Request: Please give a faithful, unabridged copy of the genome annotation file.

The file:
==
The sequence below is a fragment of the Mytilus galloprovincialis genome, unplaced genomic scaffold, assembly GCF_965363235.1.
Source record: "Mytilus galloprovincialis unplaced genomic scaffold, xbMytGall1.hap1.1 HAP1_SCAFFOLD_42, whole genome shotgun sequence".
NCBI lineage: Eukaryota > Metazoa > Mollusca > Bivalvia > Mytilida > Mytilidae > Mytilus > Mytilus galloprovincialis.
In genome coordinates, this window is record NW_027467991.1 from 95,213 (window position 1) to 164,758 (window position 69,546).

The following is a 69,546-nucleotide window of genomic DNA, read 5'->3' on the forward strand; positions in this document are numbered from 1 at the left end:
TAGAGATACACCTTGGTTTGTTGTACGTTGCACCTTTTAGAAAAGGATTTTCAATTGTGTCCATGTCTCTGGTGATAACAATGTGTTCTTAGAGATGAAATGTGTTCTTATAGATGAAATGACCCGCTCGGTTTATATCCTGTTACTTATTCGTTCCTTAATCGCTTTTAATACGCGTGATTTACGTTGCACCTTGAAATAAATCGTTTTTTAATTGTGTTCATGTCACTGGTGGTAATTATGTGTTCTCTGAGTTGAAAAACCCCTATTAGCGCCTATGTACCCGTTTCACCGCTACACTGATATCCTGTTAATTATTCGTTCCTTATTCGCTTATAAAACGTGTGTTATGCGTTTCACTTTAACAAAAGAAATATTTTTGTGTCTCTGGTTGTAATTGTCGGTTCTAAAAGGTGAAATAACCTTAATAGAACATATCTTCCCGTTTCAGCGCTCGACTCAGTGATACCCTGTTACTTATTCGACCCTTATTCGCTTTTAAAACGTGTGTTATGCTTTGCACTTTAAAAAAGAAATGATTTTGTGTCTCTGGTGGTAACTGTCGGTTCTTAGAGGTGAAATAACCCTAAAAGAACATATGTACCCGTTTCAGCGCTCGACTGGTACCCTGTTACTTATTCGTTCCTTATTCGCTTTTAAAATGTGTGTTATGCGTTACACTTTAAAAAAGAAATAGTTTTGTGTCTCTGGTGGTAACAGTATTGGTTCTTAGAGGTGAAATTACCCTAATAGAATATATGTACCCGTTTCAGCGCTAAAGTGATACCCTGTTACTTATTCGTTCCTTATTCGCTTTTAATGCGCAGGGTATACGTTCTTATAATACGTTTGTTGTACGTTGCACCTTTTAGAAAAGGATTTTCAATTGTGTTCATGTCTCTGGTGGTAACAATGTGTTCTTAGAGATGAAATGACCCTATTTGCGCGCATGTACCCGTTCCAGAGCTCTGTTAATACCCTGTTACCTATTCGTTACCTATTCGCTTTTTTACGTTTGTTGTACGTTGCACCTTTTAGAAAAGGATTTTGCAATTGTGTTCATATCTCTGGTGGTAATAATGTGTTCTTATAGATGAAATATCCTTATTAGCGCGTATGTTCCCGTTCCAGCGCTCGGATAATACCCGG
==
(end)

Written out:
The sequence below is a fragment of the Mytilus galloprovincialis genome, unplaced genomic scaffold, assembly GCF_965363235.1.
Source record: "Mytilus galloprovincialis unplaced genomic scaffold, xbMytGall1.hap1.1 HAP1_SCAFFOLD_42, whole genome shotgun sequence".
NCBI lineage: Eukaryota > Metazoa > Mollusca > Bivalvia > Mytilida > Mytilidae > Mytilus > Mytilus galloprovincialis.
In genome coordinates, this window is record NW_027467991.1 from 95,213 (window position 1) to 164,758 (window position 69,546).

The following is a 69,546-nucleotide window of genomic DNA, read 5'->3' on the forward strand; positions in this document are numbered from 1 at the left end:
TAGAGATACACCTTGGTTTGTTGTACGTTGCACCTTTTAGAAAAGGATTTTCAATTGTGTCCATGTCTCTGGTGATAACAATGTGTTCTTAGAGATGAAATGTGTTCTTATAGATGAAATGACCCGCTCGGTTTATATCCTGTTACTTATTCGTTCCTTAATCGCTTTTAATACGCGTGATTTACGTTGCACCTTGAAATAAATCGTTTTTTAATTGTGTTCATGTCACTGGTGGTAATTATGTGTTCTCTGAGTTGAAAAACCCCTATTAGCGCCTATGTACCCGTTTCACCGCTACACTGATATCCTGTTAATTATTCGTTCCTTATTCGCTTATAAAACGTGTGTTATGCGTTTCACTTTAACAAAAGAAATATTTTTGTGTCTCTGGTTGTAATTGTCGGTTCTAAAAGGTGAAATAACCTTAATAGAACATATCTTCCCGTTTCAGCGCTCGACTCAGTGATACCCTGTTACTTATTCGACCCTTATTCGCTTTTAAAACGTGTGTTATGCTTTGCACTTTAAAAAAGAAATGATTTTGTGTCTCTGGTGGTAACTGTCGGTTCTTAGAGGTGAAATAACCCTAAAAGAACATATGTACCCGTTTCAGCGCTCGACTGGTACCCTGTTACTTATTCGTTCCTTATTCGCTTTTAAAATGTGTGTTATGCGTTACACTTTAAAAAAGAAATAGTTTTGTGTCTCTGGTGGTAACAGTATTGGTTCTTAGAGGTGAAATTACCCTAATAGAATATATGTACCCGTTTCAGCGCTAAAGTGATACCCTGTTACTTATTCGTTCCTTATTCGCTTTTAATGCGCAGGGTATACGTTCTTATAATACGTTTGTTGTACGTTGCACCTTTTAGAAAAGGATTTTCAATTGTGTTCATGTCTCTGGTGGTAACAATGTGTTCTTAGAGATGAAATGACCCTATTTGCGCGCATGTACCCGTTCCAGAGCTCTGTTAATACCCTGTTACCTATTCGTTACCTATTCGCTTTTTTACGTTTGTTGTACGTTGCACCTTTTAGAAAAGGATTTTGCAATTGTGTTCATATCTCTGGTGGTAATAATGTGTTCTTATAGATGAAATATCCTTATTAGCGCGTATGTTCCCGTTCCAGCGCTCGGATAATACCCGG